Can you put a price on value? That is the age-old question.
Previously, economists believed price is value. But they are now long dead. Today, economists know better. We know decision-making is complex and irrational. We even have behavioral models that embed these quirks into simulated decision-making.
But in healthcare, we seem to hold on to antiquated notions of patient behavior. Beliefs that hearken back to an era where economic utility, or decisions made to maximize benefit, seemed to predict patient behavior, regardless of the context.
Yet time and time again, these notions have proven not to be accurate predictors of patient behavior. Early studies on price transparency and its influence on patient decision-making would suggest as much. As has been proven repeatedly, when patients have the opportunity to make clinical decisions that would save them money, few actually capitalize on it.
A decade old study out of New Hampshire found that when patients were able to locate the lowest cost MRI facility, few actually used it to find the most cost effective location. In certain areas in the study, patients were eligible for up to an 11 percent discount. But few actually made decisions based on saving costs, regardless of the amount. Hardly any patients in the study incorporated cost alone as a factor in clinical decisions.
And when pressed on how patients decide, most inevitably acknowledge that they rely heavily on the recommendations of their physicians. This poses an interesting question.
If costs matter little to patients, then what is the value of price transparency? The answer is as awkward as it is apparent: there is little to no value in price transparency.
Yet policy makers continue to cling onto the belief that price transparency is essential to cost-effective care. But for those who actually understand the patient experience, it is absurd to think as much. Yet the absurdity of it all has done little to stop federal policy wonks from advocating for price transparency, with their efforts being accompanied by high-profile litigation to boot.
The entire ordeal makes for a curious conundrum. Here we have expansive health systems battling federal litigators over health policies that have little to do with actual patient care. The entire argument is contrived nonsense, regardless of which side you find yourself. Hospitals are not greedy conglomerates intent on hoarding the hard-earned dollars of patients. And federal litigators are not heroes evangelizing patient empowerment. Neither argument has any legal basis because neither argument accurately represents the best interests of patients.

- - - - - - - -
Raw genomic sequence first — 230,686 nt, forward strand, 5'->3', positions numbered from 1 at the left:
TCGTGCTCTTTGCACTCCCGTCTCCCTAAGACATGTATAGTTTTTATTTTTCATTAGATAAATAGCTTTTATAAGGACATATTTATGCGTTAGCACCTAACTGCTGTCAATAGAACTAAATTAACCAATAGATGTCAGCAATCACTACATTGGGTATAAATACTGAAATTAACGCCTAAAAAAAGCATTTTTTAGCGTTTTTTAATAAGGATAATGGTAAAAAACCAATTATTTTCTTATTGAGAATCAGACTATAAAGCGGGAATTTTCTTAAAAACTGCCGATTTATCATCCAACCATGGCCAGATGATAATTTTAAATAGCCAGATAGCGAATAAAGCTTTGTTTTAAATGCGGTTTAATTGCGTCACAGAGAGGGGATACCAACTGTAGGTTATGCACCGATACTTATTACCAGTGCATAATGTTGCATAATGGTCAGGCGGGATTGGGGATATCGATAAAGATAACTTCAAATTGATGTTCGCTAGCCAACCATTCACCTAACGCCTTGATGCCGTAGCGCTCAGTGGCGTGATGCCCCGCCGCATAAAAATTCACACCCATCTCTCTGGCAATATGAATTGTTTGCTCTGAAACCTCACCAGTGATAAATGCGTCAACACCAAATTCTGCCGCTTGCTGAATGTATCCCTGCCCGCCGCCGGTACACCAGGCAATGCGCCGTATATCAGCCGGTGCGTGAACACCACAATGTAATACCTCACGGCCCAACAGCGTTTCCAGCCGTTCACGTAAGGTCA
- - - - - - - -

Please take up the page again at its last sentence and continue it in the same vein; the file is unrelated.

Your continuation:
Instead, we would be better off focusing on initiatives that empower patients to make decisions in what they believe to be in their best interests. This means educating physicians on making recommendations that are in the best interests of patients.
Such recommendations would be less about cost savings and more about trust. After all, what is a physician’s word if not that of trust?
This implies that empowerment is not an economic cost, based on maximizing utility, but that of trust, an inherently subjective construct. In economic parlance, this means patient decision-making – and by extension, their best interests – is best understood to be qualitative, not quantitative.
Economists are not comfortable with trust because it is not quantifiable. But, perhaps that is the point. Patient value is not something that can be quantified. There is no price on it. Rather, it is a perception that depends on the strength of the physician-patient relationship.
In that vein, policy makers should realize that patient empowerment is not a function of price transparency, but of convincing physicians that pricing correlates with quality of care.
But that first requires the trust of physicians, which is something policy makers have never earned.